The artwork is universally good, with all but perhaps one story featuring better-than average art. I was particularly struck by that of Natacha Bustos, who draws the John Stewart story, and Valentine De Landro, who draws the Cyborg story. Olivier Coipel's art on the Batman Jace Fox story, written by I Am Batman regular writer John Ridely, is pretty impressive too, in large part because it's in black and white, and thus looks so different from everything else around it. 

Each story ends with a profile of the characters starring in it in the style of the old Who's Who In The DC Universe, but with different, usually high-profile art attached (An old Jim Lee image of Stewart is recycled for his profile, for example). These were fun, and I actually appreciated them in several cases, given that there are heroes I had either long ago lost track of  (like new Aquaman Jackson Hyde, who I understand is no longer Aqualad but sharing the Aquaman codename with Arthur Curry) or met here for the first time (like Batman Jace Fox). 

The book includes a prose introduction by Ridley, focusing on the importance of representation in comics and his work in that area), and pin-ups of some of the black heroes who didn't get featured in a story of their own (like Steel and Natasha, extra-dimensional Supermen Val-Zod and Calvin Ellis, The Signal and someone named Bolt...from the pages of Black Adam, I think...?) and a few who did (like GL Jo Mullein, Vixen and Bumblebee). 

At $10, it's a great value, featuring lots of solid superhero comics from rock-solid creators. 


Ant-Man: Ant-iversary (Marvel Entertainment) This collection of the recent Al Ewing-written Ant-Man miniseries takes a clever approach to time travel, depicting various points in time as particular comic book stories from the period being visited. This is achieved in large part though some tremendous art-work by artist Tom Reilly (colored by Jordie Bellaire), whose work for each of the four issues/chapters of the series is so different in style it looks like the work of a different artist. 

As for why there's time travel involved, that allows for the series to focus on each of the Ant-Men, from original, Silver Age Ant-Man Hank Pym to second and current Ant-Man Scott Lang to "Irredeemable" Ant-Man Eric O'Grady.

And so the first chapter looks like an old Tales To Astonish Ant-Man/Wasp adventure (a couple of original stories from the series from 1959 are included in the back of this collection, which drives this home), and is written in such a manner to evoke Stan Lee. In the second chapter, featuring O'Grady, the art style changes to look like an incredibly convincing approximation of Irredeemable Ant-Man pencil artist Phil Hester's work, the layouts  evoking that of the old series and even featuring a narrator ant, the way each issue of Irredeemable did.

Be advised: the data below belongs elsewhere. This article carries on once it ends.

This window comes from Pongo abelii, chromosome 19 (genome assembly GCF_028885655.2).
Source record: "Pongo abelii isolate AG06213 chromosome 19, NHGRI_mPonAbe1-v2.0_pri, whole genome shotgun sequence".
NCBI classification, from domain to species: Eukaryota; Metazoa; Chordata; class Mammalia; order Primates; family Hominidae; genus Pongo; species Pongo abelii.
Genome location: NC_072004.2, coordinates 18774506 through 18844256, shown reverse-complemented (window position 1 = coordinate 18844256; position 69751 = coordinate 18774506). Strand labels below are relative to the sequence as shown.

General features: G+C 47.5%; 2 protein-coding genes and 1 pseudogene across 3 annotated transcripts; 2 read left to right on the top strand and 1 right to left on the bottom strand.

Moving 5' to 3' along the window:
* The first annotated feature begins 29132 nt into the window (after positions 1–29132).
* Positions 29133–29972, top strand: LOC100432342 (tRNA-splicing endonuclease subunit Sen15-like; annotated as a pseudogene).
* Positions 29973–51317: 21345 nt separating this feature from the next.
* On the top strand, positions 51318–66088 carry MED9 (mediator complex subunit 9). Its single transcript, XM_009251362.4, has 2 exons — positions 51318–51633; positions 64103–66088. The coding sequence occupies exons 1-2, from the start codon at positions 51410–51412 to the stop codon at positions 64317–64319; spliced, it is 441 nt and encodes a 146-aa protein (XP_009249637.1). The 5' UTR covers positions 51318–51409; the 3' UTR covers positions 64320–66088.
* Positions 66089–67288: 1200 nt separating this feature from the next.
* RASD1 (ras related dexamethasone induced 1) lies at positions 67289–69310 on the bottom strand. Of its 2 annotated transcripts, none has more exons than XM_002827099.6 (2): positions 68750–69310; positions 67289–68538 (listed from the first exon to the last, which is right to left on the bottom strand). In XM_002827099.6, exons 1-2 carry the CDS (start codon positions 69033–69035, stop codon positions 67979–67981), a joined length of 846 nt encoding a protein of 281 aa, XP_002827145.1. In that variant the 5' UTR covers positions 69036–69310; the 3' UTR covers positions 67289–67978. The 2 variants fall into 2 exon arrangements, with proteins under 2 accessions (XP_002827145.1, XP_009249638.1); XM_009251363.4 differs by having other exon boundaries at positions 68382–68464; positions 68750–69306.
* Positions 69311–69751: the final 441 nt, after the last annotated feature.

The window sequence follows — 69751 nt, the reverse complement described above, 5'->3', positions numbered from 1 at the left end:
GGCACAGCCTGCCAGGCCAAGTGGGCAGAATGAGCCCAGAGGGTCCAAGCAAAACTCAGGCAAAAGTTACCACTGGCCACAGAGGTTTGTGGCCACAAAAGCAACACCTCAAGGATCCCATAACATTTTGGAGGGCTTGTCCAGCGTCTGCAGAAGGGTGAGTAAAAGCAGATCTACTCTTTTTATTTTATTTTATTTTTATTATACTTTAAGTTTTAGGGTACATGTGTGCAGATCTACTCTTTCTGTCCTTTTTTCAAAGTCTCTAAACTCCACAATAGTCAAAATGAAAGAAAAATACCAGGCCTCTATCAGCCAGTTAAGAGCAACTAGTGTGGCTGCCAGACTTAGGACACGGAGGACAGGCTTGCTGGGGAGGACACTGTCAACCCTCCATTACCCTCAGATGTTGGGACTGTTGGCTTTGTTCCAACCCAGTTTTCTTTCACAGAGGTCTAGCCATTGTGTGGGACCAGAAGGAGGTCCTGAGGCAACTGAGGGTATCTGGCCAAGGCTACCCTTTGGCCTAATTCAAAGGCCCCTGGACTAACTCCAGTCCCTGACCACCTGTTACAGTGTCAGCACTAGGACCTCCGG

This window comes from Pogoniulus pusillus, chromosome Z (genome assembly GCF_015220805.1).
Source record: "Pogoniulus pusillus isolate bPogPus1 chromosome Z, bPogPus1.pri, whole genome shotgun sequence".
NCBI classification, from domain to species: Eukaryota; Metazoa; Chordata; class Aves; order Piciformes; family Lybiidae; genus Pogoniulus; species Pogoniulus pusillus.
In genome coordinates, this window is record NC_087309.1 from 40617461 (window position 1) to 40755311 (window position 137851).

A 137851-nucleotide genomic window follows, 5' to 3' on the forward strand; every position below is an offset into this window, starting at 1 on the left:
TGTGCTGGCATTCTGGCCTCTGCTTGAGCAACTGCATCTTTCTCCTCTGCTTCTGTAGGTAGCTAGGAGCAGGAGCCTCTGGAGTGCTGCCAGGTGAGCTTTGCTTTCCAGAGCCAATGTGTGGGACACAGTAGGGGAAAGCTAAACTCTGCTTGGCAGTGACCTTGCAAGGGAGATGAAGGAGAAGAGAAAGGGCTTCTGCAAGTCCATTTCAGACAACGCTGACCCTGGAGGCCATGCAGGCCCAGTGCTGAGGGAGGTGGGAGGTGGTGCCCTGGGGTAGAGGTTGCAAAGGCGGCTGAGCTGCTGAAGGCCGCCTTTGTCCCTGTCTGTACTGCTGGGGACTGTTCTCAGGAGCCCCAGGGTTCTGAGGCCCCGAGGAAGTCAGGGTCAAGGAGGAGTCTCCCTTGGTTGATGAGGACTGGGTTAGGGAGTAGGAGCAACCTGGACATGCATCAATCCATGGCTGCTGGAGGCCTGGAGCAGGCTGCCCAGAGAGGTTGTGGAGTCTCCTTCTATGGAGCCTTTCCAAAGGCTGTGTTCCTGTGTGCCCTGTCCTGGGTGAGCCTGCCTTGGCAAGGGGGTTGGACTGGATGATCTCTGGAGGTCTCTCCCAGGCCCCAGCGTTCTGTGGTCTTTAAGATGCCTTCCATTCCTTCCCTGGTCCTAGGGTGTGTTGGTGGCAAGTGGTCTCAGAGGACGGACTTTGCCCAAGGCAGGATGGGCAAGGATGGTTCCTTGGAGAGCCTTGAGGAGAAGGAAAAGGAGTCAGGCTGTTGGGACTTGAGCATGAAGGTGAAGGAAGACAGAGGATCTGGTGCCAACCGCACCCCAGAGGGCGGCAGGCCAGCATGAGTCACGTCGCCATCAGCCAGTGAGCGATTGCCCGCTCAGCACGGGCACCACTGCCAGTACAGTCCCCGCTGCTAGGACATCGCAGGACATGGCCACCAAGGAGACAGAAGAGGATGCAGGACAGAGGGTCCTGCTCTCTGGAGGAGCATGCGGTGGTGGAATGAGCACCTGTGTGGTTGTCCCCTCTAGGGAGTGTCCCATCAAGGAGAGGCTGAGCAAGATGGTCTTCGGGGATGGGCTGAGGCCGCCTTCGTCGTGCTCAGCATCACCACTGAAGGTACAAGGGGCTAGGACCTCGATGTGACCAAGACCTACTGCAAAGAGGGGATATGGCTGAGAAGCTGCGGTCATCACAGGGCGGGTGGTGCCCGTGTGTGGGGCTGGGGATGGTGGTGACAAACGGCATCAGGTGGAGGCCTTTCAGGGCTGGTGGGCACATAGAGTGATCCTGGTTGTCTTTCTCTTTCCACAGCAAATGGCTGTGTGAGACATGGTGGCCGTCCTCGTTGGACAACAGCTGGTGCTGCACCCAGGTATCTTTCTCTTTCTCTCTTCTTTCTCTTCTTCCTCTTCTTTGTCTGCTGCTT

As for the third and fourth chapters, the third is set in the present, featuring Lang and his daughter Cassie "Stinger" Lang, and is the only one without a noticeable attempt to reflect the work of another series, and the fourth is set in the future, with text boxes attempting to evoke a more futuristic, interactive reading experience (similar to Grant Morrison's DC One Million comics, from 1998). 

That future's Ant-Man has to, for somewhat contrived reasons, travel back in time to scan the ants of his predecessor Ant-Men, in the process of fighting against a powered-up Ultron who, regular Marvel readers will remember, is currently fused with Hank Pym. He/They also appear in the story, in a fairly big role, so that this series isn't just about the Ant-Man legacy, but where its progenitor currently stands as well (as to where Pym/Ultron end up, however, it's left as a cliffhanger to be resolved...somewhere).

Cleverly created and quite well-written, it's a pretty great comic celebrating one of the Marvel Universe's longest-lived, if most unlikely, heroic lineages. 

Komi Can't Communicate Vol. 23 (Viz Media) This is it! This volume contains the moment that manga-ka Tomohito Oda has been teasing since the series began, a moment I've been sort of dreading for a while, fearful that it might mean the series is starting to wind down and, as I've said  many times before (maybe 22 times now?), it's my favorite current manga series. 

Tadano finally confesses his feelings to Komi, and she reciprocates! It all happens surprisingly fast given the hundreds and hundreds of pages of build-up. First Manbagi confesses to Tadano, and asks him out. He's all set to accept when he suddenly thinks of Komi, and admits to himself and Manbagi he has feelings for Komi. And then, surprisingly, rather than drawing it out for a few more volumes, Oda has Tadano boldly confront and confess to Komi!

There's a pretty great series of splash pages in which she receives and processes the information. 

As much as I fear the dispelling of this central tension will spell the end of the series in the near-ish future, given how slow Komi and Tadano have taken things so far—that is, about 23 volumes to admit they like each other—I suppose there's still a long, awkward way to go as their new relationship develops. At least, that's my hope. 


The Archie Encyclopedia (Archie Comics) Archie Comics' output, from the publisher's creation to its latest offerings, gets the encyclopedia treatment. I had some quibbles with some of the information included and the book's usefulness as a reference tool, but overall I enjoyed it. I'm a big fan of character encyclopedias in general, and read this one straight-through like a book.